I could hear the others rustling in their sleeping bags, zips being pulled, coughs and splutters and sniffs. The sound of the key being turned in human ignition.
I waved to Sandy as his head popped out and I whistled to Elaina as she peered out at the sunrise. It was slightly surreal as I’d stuck the music back on while I was dozing and had Megadeth’s “Peace Sells…” shouting at me while the morning played a silent stadium light show.
I probably could have just lain there until the desire to pee became #1 in the list of priorities instead of #6 where it actually was, but I had to get out and feel those rays as they burst over the South Glen Shiel Ridge.
I pulled on my jumper and down jacket, peeled my legs out of my sleeping bag and tucking the laces inside my boots, stuck my feet inside and lurched out to greet the day.
Now, as is my habit, I cut about for a bit outside without getting properly dressed, the reason being I always get back into my bag for a cuppa and bit of a re-heat before breaking camp. I fail to see why my companions found a man in boxers and a down jacket so amusing. No I wasn’t cold, yes my legs are always that colour. Cheeky buggers.
We milled around soaking it all up as the sun squeezed through and the sky changed shape and colour by the second. The colour and patterns washed over us and to each side. Gairich to the South over Loch Quoich glowed like the last embers of bonfire against a blanket of soft pink haze.
It was funny when everyone’s alarms started going off. We knew what time the sunrise was due and various devices had been primed to make sure we saw it. We’d been standing watching for it for nearly an hour.
There were grins and superlatives, there was disbelief too. It was as if we’d been dropped here from an aircraft, like a really out-of-shape band of mercenaries (60+ Roger Moore, Michael Caine, Robert Shaw, you know the kind of thing), in the middle of the night and had woken up to see the target for the first time, sleeping in a deck chair on the porch. I had difficulty in attaching an expended effort to attaining the result we were experiencing as the climb had been in total darkness and had been rather pleasant too. If nothing else if did tell me that the whole experience means something to me, not just the photogenic bits.
Ages later, when blue became the dominant hue above us, I did indeed retire to my sleeping bag for breakfast, and when I emerged I was fully clothed and laced-up. I had a roasting hot purple titanium mug in my hand too. Of course I did.
We broke camp slowly, it was warm and bright and we were donning hats and sunglasses by 0800.
This is the joy of wild camping at its best, already being there, no traffic, no fussing, no frustration. Time to enjoy the moment and all the little things that glue it together.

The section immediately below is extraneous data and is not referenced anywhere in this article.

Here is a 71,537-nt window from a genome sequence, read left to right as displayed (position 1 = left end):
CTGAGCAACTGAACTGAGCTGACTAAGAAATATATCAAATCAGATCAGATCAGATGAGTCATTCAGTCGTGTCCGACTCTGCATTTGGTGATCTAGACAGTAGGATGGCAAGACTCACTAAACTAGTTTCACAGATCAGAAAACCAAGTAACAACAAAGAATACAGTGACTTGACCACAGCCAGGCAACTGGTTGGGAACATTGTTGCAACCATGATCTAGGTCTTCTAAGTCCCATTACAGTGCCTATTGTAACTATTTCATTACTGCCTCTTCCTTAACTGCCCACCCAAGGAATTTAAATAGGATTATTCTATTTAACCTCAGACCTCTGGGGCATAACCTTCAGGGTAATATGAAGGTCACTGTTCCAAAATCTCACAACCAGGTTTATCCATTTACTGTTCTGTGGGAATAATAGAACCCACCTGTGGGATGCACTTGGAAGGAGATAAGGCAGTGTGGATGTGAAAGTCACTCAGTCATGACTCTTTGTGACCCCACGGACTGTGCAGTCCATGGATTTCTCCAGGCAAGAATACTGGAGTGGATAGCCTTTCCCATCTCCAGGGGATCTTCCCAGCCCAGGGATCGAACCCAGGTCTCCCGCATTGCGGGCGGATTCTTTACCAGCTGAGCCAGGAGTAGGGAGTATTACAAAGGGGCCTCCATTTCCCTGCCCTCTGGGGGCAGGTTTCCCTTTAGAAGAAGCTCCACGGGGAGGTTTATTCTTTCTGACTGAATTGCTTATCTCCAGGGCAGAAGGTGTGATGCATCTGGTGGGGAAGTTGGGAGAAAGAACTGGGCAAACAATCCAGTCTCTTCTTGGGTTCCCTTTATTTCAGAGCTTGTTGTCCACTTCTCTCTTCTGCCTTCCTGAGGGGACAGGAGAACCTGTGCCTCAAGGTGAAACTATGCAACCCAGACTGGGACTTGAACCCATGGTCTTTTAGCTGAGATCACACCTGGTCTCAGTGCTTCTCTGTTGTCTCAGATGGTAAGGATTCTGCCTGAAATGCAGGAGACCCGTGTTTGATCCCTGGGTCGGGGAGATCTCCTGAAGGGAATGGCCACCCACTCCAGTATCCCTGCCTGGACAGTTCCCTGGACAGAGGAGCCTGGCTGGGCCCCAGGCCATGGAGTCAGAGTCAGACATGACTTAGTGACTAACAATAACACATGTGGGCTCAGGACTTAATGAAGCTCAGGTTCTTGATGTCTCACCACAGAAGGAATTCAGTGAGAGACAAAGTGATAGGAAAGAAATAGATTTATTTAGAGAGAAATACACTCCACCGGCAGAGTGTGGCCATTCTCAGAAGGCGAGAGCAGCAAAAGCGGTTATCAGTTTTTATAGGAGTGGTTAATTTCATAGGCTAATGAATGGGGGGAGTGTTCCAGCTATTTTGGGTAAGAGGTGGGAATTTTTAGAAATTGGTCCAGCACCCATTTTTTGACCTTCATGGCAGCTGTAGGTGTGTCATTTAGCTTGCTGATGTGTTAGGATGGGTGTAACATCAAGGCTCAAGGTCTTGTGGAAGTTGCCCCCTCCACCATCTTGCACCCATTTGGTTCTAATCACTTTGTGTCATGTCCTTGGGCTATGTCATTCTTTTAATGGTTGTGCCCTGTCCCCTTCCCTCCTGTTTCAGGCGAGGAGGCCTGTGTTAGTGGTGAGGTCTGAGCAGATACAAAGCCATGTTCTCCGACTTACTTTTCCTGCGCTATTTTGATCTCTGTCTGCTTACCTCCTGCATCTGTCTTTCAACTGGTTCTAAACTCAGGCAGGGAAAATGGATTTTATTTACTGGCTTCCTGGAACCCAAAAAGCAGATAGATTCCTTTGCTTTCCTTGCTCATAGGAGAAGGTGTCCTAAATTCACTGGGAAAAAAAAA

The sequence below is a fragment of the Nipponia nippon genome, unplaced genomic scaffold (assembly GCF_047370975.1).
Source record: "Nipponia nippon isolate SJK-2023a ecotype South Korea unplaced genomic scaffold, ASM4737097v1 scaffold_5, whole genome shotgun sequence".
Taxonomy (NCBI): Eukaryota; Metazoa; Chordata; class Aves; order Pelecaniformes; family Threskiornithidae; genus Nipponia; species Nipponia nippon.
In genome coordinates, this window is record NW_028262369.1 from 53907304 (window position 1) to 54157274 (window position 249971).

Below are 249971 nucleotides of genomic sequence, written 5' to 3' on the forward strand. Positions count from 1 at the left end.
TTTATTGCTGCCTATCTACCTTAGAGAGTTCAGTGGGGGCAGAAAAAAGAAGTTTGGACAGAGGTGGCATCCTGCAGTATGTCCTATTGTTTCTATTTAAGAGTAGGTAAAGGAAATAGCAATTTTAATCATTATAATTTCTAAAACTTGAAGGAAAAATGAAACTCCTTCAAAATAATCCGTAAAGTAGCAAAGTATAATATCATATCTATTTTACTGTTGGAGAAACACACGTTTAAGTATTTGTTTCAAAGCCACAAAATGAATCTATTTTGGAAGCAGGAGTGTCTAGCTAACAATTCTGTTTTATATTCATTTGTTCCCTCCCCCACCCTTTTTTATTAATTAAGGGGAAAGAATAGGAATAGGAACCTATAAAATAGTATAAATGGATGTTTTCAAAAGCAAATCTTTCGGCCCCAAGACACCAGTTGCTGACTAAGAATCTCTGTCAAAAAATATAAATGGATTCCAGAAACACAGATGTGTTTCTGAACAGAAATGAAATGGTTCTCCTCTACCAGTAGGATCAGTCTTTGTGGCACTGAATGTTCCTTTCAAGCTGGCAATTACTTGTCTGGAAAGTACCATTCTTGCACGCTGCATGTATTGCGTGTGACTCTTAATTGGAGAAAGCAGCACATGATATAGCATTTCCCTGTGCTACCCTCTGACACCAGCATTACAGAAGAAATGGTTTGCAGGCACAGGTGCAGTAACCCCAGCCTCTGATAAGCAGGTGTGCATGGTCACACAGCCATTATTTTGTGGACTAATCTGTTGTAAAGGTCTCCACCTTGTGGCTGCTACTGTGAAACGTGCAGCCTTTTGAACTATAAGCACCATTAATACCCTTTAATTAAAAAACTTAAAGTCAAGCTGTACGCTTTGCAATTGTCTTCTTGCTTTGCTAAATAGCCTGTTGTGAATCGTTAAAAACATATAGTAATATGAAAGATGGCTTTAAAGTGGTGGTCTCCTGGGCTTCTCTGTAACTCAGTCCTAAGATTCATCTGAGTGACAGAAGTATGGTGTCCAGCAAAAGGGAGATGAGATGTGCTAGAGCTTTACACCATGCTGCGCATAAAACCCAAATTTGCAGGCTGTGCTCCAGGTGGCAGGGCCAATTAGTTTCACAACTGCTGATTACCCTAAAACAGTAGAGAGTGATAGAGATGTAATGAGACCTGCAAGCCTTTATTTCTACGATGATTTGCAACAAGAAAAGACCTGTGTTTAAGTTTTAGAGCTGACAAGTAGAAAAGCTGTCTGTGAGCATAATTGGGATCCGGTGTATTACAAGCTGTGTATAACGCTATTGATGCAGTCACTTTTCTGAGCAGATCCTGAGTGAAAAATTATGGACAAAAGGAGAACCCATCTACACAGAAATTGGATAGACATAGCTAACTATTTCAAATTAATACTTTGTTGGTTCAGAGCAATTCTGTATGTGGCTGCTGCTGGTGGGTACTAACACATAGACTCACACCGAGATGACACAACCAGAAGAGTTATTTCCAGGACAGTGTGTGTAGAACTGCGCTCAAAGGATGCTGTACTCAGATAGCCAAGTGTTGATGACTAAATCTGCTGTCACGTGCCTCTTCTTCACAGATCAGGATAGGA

A ptarmigan was chuckling away and flitting from rock to rock behind us. It’s such a cheery sound and it’s such a lovely little bird. It had spots of colour across its white overalls, it hasn’t had that outfit on for so long for a while, I’m surprised it hasn’t worn out this year.
We put our cooking stones back in place, scanned the ground for anything amiss or missing and hit the trail again.
It was only a little after 0900, but I haven’t felt it this warm outdoors this year never mind at 800m. We all felt the presence of the heat right away as we moved, but the track is a gem and the views kept opening up as we walked, there was nothing but joy to be found with every step.
The ridge swings and tumbles towards the summit, dips and crags at every turn. We found dry stane dykes here and there (top photie), always a good thing to put your own meagre efforts into perspective.
The ridge defines itself in the final appraoch to the summit in a series buttresses on the north side rising to rounded pinnacles which taper into steep snow slopes to the south.
We thought about which way to go, the snow traverse could be loose and difficult, what about the scramble on the crest?
I decided to go and have a look at the snow and report back.
The snow was soft in places and consolidated in others, I crossed a good bit of it and it was great fun, but the lure of the rock above me was strong.
I climbed up and stowed all my bits and pieces on my pack as we regrouped and then made our way up to the first little crag on the crest.
The first thing you see is the oft-mentioned “via ferrata”, bits of old metal fence posts that are actually handily placed on the first little bit of the scramble. Again though, it kinda puts things into perspective when someone is up here cutting holes in rocks and melting lead to seal in a metal stake to build a fence.
The scrambles are great fun, nothing very difficult, but the airyness to your right side lend them a little bit of drama. But the holds are there, the rock was dry and grippy and we revelled in pure joy of playing on the rocks.
One short section did raise an eyebrow when we looked back, it’s a cleft filled with snow which you can’t really see until you’re across and above it. At the height of winter, that gap would be bridged by snow and would be an accident waiting to happen.